Bishop of Warrington's warning on universal credit
A bishop has warned the UK risks "losing the safety net" the benefit system "should provide" as the new universal credit is brought in.
The Bishop of Warrington, the Right Reverend Richard Blackburn, said the changes - along with austerity cuts - had hit the "most vulnerable" hardest.
He has circulated a statement to clergy in the Diocese of Liverpool, of which he is currently in charge.
The government says the scheme makes work pay.
Universal credit - one of the government's flagship policies - will merge six working-age benefits into one and make various changes to the way money is paid.
End Quote Richard Blackburn Bishop of Warrington
We daily hear the stories of those forced into desperate choices between food, rent and clothing”
"It's clear from conversations with churches in Warrington and Wigan, where universal credit is being piloted, that there are grave concerns as to whether we are losing the safety net that the benefit system should provide," the bishop said.
He said the changes were "long overdue" but there were inevitably "casualties".
The bishop, who is in charge of the Diocese of Liverpool until a new Bishop of Liverpool is appointed, said it was "interesting to see where the casualties fall" as this was a "strong indication of where a government's priorities are".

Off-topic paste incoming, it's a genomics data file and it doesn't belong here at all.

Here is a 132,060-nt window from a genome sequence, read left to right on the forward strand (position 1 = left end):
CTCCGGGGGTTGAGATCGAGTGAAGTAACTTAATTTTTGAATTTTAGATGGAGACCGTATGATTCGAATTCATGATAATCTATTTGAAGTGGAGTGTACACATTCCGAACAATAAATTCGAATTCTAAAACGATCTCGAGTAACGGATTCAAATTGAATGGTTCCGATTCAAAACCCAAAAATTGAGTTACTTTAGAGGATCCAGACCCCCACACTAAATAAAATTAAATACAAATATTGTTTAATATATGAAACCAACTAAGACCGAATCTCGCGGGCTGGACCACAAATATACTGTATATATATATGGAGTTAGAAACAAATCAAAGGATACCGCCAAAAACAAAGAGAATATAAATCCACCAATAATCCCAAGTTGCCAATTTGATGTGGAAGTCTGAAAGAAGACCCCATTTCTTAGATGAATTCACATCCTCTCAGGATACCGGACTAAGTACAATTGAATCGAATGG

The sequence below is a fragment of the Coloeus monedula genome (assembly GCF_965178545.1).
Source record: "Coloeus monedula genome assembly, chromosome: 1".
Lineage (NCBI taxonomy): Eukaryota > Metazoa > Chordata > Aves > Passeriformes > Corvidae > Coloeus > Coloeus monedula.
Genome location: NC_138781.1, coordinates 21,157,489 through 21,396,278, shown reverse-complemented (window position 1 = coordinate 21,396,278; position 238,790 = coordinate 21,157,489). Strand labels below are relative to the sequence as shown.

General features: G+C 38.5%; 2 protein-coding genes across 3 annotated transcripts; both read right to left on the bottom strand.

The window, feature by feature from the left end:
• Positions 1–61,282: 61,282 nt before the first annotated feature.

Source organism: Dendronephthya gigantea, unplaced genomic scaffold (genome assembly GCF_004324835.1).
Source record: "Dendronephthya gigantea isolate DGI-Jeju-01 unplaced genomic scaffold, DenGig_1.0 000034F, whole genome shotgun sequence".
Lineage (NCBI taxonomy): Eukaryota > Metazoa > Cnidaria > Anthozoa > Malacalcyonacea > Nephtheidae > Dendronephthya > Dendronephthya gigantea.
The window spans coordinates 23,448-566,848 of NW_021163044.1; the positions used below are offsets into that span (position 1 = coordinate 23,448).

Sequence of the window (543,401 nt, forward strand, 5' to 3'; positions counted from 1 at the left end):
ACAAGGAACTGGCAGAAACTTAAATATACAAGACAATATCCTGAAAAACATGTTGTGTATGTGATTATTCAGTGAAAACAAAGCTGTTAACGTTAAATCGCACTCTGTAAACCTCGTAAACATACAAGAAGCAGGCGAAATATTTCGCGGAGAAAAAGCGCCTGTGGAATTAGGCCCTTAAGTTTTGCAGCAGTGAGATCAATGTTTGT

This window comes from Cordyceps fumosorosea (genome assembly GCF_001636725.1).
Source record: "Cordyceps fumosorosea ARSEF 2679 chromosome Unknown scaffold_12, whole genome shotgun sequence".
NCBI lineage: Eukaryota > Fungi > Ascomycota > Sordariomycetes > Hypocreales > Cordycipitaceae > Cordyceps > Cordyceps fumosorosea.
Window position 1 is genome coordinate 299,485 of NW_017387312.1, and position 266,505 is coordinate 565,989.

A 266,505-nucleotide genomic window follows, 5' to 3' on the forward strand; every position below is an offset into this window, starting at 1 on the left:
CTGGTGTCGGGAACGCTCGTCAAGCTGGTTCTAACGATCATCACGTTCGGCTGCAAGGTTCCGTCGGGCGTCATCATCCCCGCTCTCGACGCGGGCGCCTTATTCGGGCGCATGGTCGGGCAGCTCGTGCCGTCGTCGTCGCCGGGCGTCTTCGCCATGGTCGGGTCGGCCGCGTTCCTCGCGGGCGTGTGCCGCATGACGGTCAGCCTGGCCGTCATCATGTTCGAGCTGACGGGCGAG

And he said it was worrying that "governments seem not to care so much" about the fate of the poorest people in society and warned that "those with little or no voice are bearing the brunt".
The bishop said the growing number of food banks, which he said were opening "almost at the rate of three a week", suggested there was a "real difficulty about how people are coping at the moment".
And the bishop said the increased "vulnerability" of poorer people and made it easier for payday loan companies to "further undermine" their lives.
"We daily hear the stories of those forced into desperate choices between food, rent and clothing," he said.
"We worry about... the payday loan culture which seems to push more people into a cycle of debt."
The government has said its benefit reforms put work "at the centre of our welfare system".
Work and Pensions Secretary Iain Duncan Smith has said the changes will "cut through the complexity" of the existing system and ensure people will be better off "for each hour they work".